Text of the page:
Art is becoming more loquacious


This seems to be a moment when art needs to take stock of itself, to reassess its position both historically—that is, in relation to the art of the past—and functionally, in the sense of reconsidering what distinguishes it from (and links it to) other cultural practices. After all, this is not some eccentric byway that Christov-
Bakargiev has followed blindly; it can’t be a coincidence that this year’s Manifesta and Paris Triennale are both as steeped in anthropology and art history as Documenta. Perhaps because Documenta is the largest—and most distended—of the three exhibitions, it is also the one that seems to have no decisive sense of what contemporary art can be. And yet there are artists re-examining the nature and function of art today; some of them are even included in Documenta. One is Kader Attia, whose installation includes sculptures he commissioned from African craftsmen: he asked them to copy photographs of hideously disfigured World War I veterans, with the result that the “grotesque” anatomical distortions we admire in tribal sculpture are reframed as nearly naturalistic attempts to render an almost unbearably poignant reality. And I should mention here too, among others, the videos of William Kentridge and Wael Shawky and a typically interrogative performance piece by Tino Sehgal.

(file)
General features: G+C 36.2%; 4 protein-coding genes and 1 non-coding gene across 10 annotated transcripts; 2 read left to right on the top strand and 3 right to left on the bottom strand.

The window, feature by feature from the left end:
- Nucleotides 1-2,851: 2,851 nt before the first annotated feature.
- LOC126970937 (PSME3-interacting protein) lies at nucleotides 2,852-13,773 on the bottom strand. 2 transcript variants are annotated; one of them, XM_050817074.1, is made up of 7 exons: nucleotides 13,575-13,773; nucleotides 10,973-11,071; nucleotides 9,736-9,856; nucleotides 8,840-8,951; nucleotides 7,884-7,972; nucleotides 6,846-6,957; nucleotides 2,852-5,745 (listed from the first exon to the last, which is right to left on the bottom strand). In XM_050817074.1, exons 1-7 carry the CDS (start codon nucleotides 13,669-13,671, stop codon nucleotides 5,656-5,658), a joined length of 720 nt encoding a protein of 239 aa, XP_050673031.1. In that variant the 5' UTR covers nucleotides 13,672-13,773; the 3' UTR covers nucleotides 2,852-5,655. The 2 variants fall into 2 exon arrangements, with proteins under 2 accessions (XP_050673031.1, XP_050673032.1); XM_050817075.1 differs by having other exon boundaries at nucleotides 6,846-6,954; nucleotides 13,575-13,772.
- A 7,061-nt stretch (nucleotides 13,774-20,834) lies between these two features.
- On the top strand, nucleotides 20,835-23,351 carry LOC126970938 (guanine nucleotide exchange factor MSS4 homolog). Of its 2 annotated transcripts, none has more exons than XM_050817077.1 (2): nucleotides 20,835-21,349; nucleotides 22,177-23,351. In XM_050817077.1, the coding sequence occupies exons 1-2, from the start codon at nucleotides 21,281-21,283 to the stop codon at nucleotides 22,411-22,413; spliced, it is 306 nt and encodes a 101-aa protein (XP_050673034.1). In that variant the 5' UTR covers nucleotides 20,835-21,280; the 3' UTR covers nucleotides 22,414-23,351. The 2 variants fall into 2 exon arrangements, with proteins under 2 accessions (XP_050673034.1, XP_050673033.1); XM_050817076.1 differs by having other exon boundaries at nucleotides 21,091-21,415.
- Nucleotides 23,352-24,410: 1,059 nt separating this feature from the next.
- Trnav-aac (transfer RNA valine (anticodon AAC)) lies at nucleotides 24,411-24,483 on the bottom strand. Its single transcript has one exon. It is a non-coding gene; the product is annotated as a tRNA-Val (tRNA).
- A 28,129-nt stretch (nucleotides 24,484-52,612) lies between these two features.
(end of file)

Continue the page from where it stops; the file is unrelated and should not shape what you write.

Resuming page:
more from Barry Schwabsky at The Nation here.